The “Caption label” drop down list allows you to select which type of caption (a figure, equation, table or user-defined label) will appear in this table of figures. You can only select one grouping of caption labels per table of figures. Captions relating to images and tables for example, will not normally both appear within the same table of figures (although this can be done as we’ll see below). Instead, they can be placed in separate table of figures, for images and another for tables, thereby keeping the grouping of the image and table entries separate.

The “Formats” drop-down list directly affects the style of the table of figures as can be seen in the preview panes. The available options are:

  • From template
  • Classic
  • Distinctive
  • Centered
  • Formal
  • Simple

To design a custom table of figures layout, click the “Modify” button and create your own style.

When you are happy with the layout, and click “OK” to build you table of figures, Word will search for the captions, sort them by number, and display the table of figures in the document.

If all this seems familiar, that’s because it’s almost exactly the same as the ‘Table of Contents’ options. In fact, a Table of Figures uses the same underlying Word technology as Table of Contents (the {TOC } field).


Updating a table of figures to reflect changes to captions or page numbers works the same way as it does with a table of contents. Right-click on the table and choose the “Update Field” option.

In the “Update Table of Figures” dialog you are given the option to “Update page numbers only” or “Update entire table”. Just like ‘Table of Contents’, it is generally a good idea to choose the “Update entire table” option to make sure any and all changes made within the document are reflected within the table of figures.

Update Table of Figures Dialog image from Table of Figures in Word at


The caption numbers will not automatically update themselves if you decide to add, delete or reorder the caption numbering for figures throughout your document after they have been labeled and numbered.

Let’s say you move “Figure 1” below “Figure 2”. Ideally, Word would recognize this and the numbering would be updated for each of the captions. In reality, the first figure as it appears within the document will now be labeled as “Figure 2”.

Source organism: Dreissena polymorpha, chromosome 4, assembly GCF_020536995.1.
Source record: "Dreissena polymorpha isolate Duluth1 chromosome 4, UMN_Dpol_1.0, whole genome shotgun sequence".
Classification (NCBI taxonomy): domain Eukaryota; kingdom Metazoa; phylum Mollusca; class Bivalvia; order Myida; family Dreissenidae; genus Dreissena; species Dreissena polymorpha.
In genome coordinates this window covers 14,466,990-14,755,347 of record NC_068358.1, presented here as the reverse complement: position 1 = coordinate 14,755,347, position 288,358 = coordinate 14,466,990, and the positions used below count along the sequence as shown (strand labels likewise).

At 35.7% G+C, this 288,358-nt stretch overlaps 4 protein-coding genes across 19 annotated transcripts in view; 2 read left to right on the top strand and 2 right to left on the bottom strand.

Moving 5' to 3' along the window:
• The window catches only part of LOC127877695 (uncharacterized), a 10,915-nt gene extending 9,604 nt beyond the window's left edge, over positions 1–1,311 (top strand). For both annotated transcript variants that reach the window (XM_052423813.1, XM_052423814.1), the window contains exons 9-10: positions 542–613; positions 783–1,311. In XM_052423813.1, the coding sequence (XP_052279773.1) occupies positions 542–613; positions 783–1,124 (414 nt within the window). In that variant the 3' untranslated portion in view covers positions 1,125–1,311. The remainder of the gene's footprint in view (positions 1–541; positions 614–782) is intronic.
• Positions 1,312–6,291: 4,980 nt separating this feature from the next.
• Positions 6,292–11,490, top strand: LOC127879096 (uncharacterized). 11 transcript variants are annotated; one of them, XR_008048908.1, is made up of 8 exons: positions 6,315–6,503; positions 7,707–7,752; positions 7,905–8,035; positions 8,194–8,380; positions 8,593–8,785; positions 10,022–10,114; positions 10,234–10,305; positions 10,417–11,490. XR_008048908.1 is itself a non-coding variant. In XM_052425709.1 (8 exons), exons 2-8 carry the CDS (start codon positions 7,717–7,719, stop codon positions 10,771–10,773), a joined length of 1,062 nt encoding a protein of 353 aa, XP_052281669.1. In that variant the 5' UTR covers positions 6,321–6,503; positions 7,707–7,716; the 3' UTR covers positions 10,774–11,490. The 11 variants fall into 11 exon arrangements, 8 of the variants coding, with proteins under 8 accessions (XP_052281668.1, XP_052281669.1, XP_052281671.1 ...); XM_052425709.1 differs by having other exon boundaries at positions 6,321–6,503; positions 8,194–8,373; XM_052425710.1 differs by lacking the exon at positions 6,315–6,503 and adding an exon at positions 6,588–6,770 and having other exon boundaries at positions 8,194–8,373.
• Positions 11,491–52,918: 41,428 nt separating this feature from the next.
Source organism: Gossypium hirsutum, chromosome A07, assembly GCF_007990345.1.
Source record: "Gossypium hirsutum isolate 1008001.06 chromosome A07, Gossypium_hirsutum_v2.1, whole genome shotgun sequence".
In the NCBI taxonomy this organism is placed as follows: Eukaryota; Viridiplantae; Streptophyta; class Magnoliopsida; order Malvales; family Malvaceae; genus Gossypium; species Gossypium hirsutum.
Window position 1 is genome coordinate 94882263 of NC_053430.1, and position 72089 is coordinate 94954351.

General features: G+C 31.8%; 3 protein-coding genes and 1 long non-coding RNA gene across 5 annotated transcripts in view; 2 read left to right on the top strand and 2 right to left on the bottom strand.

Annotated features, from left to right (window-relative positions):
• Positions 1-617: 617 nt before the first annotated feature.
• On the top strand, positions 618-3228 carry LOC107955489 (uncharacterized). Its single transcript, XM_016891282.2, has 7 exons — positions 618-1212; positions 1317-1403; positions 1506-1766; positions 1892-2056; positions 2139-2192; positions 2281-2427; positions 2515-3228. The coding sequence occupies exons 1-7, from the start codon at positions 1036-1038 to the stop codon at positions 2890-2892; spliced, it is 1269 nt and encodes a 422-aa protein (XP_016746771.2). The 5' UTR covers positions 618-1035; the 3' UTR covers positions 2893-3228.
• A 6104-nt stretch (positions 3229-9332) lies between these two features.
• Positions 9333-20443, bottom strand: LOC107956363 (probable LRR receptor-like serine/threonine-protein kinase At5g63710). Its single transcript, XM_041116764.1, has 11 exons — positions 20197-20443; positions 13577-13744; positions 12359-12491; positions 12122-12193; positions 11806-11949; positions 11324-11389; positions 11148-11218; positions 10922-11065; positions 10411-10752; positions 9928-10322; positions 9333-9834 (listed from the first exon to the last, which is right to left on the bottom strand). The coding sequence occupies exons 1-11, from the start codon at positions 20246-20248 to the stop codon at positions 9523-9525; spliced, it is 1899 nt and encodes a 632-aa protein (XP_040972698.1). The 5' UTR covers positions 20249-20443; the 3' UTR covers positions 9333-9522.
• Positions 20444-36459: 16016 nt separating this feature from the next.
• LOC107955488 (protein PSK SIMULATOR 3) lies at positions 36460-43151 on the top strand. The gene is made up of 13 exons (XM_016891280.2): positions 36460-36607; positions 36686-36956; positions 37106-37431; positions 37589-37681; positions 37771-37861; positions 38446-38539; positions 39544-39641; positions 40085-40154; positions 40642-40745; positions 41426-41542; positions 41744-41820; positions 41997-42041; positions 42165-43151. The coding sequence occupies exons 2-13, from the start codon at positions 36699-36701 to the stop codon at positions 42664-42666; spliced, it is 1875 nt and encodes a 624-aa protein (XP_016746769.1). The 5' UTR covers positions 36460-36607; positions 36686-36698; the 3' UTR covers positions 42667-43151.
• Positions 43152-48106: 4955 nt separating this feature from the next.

To fix this you must select the caption (or just the number within the caption), and press F9. This will correctly change the number for that particular caption, but NOT the numbers for the rest of the captions.

Your best bet is to select the entire document (excluding the table of figures) and press F9. This will completely update the numbering in all of the captions throughout the entire document. Then proceed to update the table of figures as described above.

Alternative: select the entire document and press F9 twice. This will update the captions then the table of figures (regardless of where it is in the document).

If you add, delete, move, or edit captions or other text in a document, you should always remember to update the table of figures before printing.


If you want a single table of figures that includes all of your captions in order of appearance regardless of whether they are a figure, table, equation or belong to a label you have created. Simple – group by style.

By default, Word applies a “Caption” style to any caption inserted into the document. If all of your captions are kept in this default style, or are all changed into another customized style, then you can create a complete table of figures.

Click where you want to insert the table of figures and navigate to Insert | Reference | Index and Tables, and click on the “Table of Figures” tab as before. Click on the “Options” button and select the “Style” checkbox. Now click the style name that you have used for the figure captions (by default this is “Captions”, although other options include “Normal”, “Heading 1” and so on), and then click the “OK” button.

The corresponding table of figures will now appear with all of your different types of captions placed within the same table in the order that they appear within the document.